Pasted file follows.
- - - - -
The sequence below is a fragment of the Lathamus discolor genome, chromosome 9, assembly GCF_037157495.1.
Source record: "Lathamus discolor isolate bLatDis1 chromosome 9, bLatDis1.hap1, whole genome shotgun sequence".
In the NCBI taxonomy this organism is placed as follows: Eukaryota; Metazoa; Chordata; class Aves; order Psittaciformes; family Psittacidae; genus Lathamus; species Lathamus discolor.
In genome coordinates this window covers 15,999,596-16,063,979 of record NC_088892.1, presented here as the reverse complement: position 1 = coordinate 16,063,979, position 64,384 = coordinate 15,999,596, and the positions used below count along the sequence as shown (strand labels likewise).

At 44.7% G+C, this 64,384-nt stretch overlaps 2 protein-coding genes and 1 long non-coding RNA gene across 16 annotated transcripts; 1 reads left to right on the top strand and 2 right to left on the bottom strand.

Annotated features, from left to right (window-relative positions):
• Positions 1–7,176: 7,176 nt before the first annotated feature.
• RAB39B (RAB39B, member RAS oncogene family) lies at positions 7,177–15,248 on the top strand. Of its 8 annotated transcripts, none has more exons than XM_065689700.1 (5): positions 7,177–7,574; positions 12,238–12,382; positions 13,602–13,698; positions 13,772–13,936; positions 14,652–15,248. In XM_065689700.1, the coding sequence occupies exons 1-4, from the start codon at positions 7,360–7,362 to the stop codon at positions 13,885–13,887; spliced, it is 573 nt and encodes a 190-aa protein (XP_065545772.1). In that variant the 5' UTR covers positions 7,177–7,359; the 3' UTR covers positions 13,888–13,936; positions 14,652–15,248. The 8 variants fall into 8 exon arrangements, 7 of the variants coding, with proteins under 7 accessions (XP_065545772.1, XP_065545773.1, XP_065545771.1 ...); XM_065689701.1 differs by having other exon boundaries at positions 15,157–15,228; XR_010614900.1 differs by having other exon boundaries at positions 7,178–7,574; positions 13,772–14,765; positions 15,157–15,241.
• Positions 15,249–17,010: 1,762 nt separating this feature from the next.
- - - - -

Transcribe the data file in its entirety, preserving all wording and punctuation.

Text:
The sequence below is a fragment of the Lathamus discolor genome, chromosome 9, assembly GCF_037157495.1.
Source record: "Lathamus discolor isolate bLatDis1 chromosome 9, bLatDis1.hap1, whole genome shotgun sequence".
In the NCBI taxonomy this organism is placed as follows: Eukaryota; Metazoa; Chordata; class Aves; order Psittaciformes; family Psittacidae; genus Lathamus; species Lathamus discolor.
In genome coordinates this window covers 15,999,596-16,063,979 of record NC_088892.1, presented here as the reverse complement: position 1 = coordinate 16,063,979, position 64,384 = coordinate 15,999,596, and the positions used below count along the sequence as shown (strand labels likewise).

At 44.7% G+C, this 64,384-nt stretch overlaps 2 protein-coding genes and 1 long non-coding RNA gene across 16 annotated transcripts; 1 reads left to right on the top strand and 2 right to left on the bottom strand.

Annotated features, from left to right (window-relative positions):
• Positions 1–7,176: 7,176 nt before the first annotated feature.
• RAB39B (RAB39B, member RAS oncogene family) lies at positions 7,177–15,248 on the top strand. Of its 8 annotated transcripts, none has more exons than XM_065689700.1 (5): positions 7,177–7,574; positions 12,238–12,382; positions 13,602–13,698; positions 13,772–13,936; positions 14,652–15,248. In XM_065689700.1, the coding sequence occupies exons 1-4, from the start codon at positions 7,360–7,362 to the stop codon at positions 13,885–13,887; spliced, it is 573 nt and encodes a 190-aa protein (XP_065545772.1). In that variant the 5' UTR covers positions 7,177–7,359; the 3' UTR covers positions 13,888–13,936; positions 14,652–15,248. The 8 variants fall into 8 exon arrangements, 7 of the variants coding, with proteins under 7 accessions (XP_065545772.1, XP_065545773.1, XP_065545771.1 ...); XM_065689701.1 differs by having other exon boundaries at positions 15,157–15,228; XR_010614900.1 differs by having other exon boundaries at positions 7,178–7,574; positions 13,772–14,765; positions 15,157–15,241.
• Positions 15,249–17,010: 1,762 nt separating this feature from the next.